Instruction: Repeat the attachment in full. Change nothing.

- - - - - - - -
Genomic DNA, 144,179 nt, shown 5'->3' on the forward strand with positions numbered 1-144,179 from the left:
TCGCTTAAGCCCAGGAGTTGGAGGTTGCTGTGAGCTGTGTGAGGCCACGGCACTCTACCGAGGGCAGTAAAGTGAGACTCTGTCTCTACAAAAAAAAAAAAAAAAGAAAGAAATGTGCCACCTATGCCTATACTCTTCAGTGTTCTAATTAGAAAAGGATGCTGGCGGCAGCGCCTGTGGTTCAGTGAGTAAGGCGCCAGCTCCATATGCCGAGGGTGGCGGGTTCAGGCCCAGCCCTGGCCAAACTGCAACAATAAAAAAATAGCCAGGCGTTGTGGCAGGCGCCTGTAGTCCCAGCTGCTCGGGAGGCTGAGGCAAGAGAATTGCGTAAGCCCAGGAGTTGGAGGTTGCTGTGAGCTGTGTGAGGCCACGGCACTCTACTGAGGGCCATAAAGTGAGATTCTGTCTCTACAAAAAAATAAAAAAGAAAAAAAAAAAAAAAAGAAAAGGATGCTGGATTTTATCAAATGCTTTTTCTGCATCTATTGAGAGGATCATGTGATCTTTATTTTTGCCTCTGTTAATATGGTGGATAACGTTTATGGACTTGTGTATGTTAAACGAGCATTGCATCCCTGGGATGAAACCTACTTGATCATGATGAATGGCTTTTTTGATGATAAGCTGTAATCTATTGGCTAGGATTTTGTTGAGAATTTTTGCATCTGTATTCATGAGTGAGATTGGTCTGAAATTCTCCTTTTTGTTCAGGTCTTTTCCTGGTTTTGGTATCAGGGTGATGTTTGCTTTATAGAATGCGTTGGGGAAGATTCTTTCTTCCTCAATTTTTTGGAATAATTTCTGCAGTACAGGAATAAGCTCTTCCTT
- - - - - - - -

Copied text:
Genomic DNA, 144,179 nt, shown 5'->3' on the forward strand with positions numbered 1-144,179 from the left:
TCGCTTAAGCCCAGGAGTTGGAGGTTGCTGTGAGCTGTGTGAGGCCACGGCACTCTACCGAGGGCAGTAAAGTGAGACTCTGTCTCTACAAAAAAAAAAAAAAAAGAAAGAAATGTGCCACCTATGCCTATACTCTTCAGTGTTCTAATTAGAAAAGGATGCTGGCGGCAGCGCCTGTGGTTCAGTGAGTAAGGCGCCAGCTCCATATGCCGAGGGTGGCGGGTTCAGGCCCAGCCCTGGCCAAACTGCAACAATAAAAAAATAGCCAGGCGTTGTGGCAGGCGCCTGTAGTCCCAGCTGCTCGGGAGGCTGAGGCAAGAGAATTGCGTAAGCCCAGGAGTTGGAGGTTGCTGTGAGCTGTGTGAGGCCACGGCACTCTACTGAGGGCCATAAAGTGAGATTCTGTCTCTACAAAAAAATAAAAAAGAAAAAAAAAAAAAAAAGAAAAGGATGCTGGATTTTATCAAATGCTTTTTCTGCATCTATTGAGAGGATCATGTGATCTTTATTTTTGCCTCTGTTAATATGGTGGATAACGTTTATGGACTTGTGTATGTTAAACGAGCATTGCATCCCTGGGATGAAACCTACTTGATCATGATGAATGGCTTTTTTGATGATAAGCTGTAATCTATTGGCTAGGATTTTGTTGAGAATTTTTGCATCTGTATTCATGAGTGAGATTGGTCTGAAATTCTCCTTTTTGTTCAGGTCTTTTCCTGGTTTTGGTATCAGGGTGATGTTTGCTTTATAGAATGCGTTGGGGAAGATTCTTTCTTCCTCAATTTTTTGGAATAATTTCTGCAGTACAGGAATAAGCTCTTCCTT